Where Lord excels is in character building and relationships. I felt tension between the two but never felt it was unrealistic or love at first sight. And more, the thing that really resonated for me, was seeing Vivi experience bipolar disorder. Seeing Vivi deal with the trouble of choosing to medicate for her mental illness. Seeing the incredibly thoughtful lines in the book about how sometimes, your brain just screws up its chemicals and there's no shame in getting help or taking pills to fix that. That those imbalances do not in any way define you or change the essence of who you are. Sure, Vivi has sheer manic moments, but she's still a free spirit, an artist, and a soul longing to leave a mark in the world. And she does, even with meds.
A powerful read, as well as a sweet one. This will resonate with fans of Siobhan Vivian, Sara Zarr, and Tiffany Schmidt. This one made me think specifically about Bright Before Sunrise, especially in the interplay between the male and female leads, as well as how each of them helps teach one another about themselves.
This is one book with depression I'd recommend, one where there's not suicide or a mental-health-as-a-sexy-plot-line. It's real, it's honest, it's authentic, and it's so empathetic. ...more
This is a really fascinating, if not a bit overlong and not entirely fluid, gothic YA novel. It's got one of the most uninspiring covers I've seen inThis is a really fascinating, if not a bit overlong and not entirely fluid, gothic YA novel. It's got one of the most uninspiring covers I've seen in a while that offers absolutely no insight into the story and does not hint at all about how atmospheric it is.
Ceceila's returned to Sanctuary, the big home on the island off Maine, where she's been told not to return. But she feels like she has to, and when she's there, she begins to experience the sorts of strange, haunting experiences that plagued her mother (now locked up in an insane asylum), her sister (now dead), and her grandmother (also dead). Slowly, we learn more about the girl whose ghost haunts them, unraveling into a centuries-long history of Sanctuary, of how men treated the women in their life, and the role of the Great Acadian Expulsion played in how lands, places, and people found "home."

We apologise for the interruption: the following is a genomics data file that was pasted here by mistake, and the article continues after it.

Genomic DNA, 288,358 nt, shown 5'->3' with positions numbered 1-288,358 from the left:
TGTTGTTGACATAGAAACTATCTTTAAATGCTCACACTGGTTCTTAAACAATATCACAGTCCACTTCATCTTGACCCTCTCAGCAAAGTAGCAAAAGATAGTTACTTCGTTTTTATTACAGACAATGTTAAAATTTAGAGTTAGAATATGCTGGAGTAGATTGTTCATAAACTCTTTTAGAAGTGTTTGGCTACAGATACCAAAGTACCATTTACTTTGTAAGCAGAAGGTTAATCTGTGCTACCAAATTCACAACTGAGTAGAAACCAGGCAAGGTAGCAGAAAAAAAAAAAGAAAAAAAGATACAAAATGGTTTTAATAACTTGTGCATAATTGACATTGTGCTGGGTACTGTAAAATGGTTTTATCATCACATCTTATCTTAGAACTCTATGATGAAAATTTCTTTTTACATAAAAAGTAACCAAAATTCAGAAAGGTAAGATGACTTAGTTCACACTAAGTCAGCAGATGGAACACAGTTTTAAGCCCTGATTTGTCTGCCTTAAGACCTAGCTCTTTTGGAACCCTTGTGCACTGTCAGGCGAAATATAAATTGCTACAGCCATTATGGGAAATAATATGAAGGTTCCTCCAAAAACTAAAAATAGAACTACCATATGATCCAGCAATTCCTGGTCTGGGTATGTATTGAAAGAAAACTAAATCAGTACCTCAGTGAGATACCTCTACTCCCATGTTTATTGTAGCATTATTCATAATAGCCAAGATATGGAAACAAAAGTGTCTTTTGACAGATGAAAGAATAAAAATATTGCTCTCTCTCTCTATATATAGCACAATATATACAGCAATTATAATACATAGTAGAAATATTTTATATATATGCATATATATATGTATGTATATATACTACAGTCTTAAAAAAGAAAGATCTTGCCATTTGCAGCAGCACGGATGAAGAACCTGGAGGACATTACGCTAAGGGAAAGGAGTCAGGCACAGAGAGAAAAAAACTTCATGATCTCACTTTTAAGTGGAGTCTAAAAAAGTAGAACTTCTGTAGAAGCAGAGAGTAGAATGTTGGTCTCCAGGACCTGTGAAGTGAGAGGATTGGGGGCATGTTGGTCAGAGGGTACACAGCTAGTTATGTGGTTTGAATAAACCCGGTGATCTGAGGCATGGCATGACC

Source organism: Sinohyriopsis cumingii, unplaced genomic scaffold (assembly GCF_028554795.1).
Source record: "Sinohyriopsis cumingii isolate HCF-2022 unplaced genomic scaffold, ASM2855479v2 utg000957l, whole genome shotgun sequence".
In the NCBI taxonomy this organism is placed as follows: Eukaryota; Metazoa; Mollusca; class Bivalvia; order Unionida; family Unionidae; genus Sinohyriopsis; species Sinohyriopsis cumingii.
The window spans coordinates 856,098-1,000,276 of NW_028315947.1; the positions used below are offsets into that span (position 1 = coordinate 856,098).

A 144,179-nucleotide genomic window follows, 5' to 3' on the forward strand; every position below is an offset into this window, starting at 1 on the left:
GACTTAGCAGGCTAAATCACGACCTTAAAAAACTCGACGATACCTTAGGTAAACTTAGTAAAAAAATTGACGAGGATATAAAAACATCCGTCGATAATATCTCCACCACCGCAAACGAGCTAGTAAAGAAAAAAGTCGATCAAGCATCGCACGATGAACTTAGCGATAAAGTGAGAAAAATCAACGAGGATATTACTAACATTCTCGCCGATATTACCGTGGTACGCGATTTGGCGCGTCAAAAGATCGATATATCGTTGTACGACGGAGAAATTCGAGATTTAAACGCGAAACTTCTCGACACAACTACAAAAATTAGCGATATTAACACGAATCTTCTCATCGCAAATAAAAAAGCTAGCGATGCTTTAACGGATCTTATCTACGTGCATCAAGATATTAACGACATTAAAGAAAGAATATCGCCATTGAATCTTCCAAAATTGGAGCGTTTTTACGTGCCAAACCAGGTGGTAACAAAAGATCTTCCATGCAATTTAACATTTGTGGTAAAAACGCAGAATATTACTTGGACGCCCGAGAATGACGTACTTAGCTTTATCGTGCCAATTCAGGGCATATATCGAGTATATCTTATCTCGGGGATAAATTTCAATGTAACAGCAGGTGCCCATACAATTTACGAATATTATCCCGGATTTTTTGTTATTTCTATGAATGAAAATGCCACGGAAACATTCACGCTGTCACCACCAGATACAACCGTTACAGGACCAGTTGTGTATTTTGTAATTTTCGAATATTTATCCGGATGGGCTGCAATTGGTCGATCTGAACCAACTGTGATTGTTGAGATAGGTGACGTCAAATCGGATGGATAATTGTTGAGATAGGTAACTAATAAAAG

Readers who love gothic, atmospheric work will fall right into this. There is quite a bit of distance between the character and the reader, but seeing this book is set at the height of the Great Depression and we're not entirely sure what is going on with Ceceila's experiences, this distance is okay. There is a little bit of romance here, but it's not driving the plot nor the character development at all; Ceceila doesn't give up what answers she's looking for because of Eli's presence. And she certainly doesn't depend upon him to do her work for her.
An interesting story about lineage and history, as well as the sorts of ghosts and haunted legacies in our individual and collective experiences. Readers who like books like REBECCA or who have enjoyed the book (and the movie...) THE WOMAN IN BLACK will want to pick this one up. This would also be a pretty good read alike for fans of LONG LANKIN.
More haunting than creepy and with virtually no gore, though death does play a role -- a pretty big role -- in the story. ...more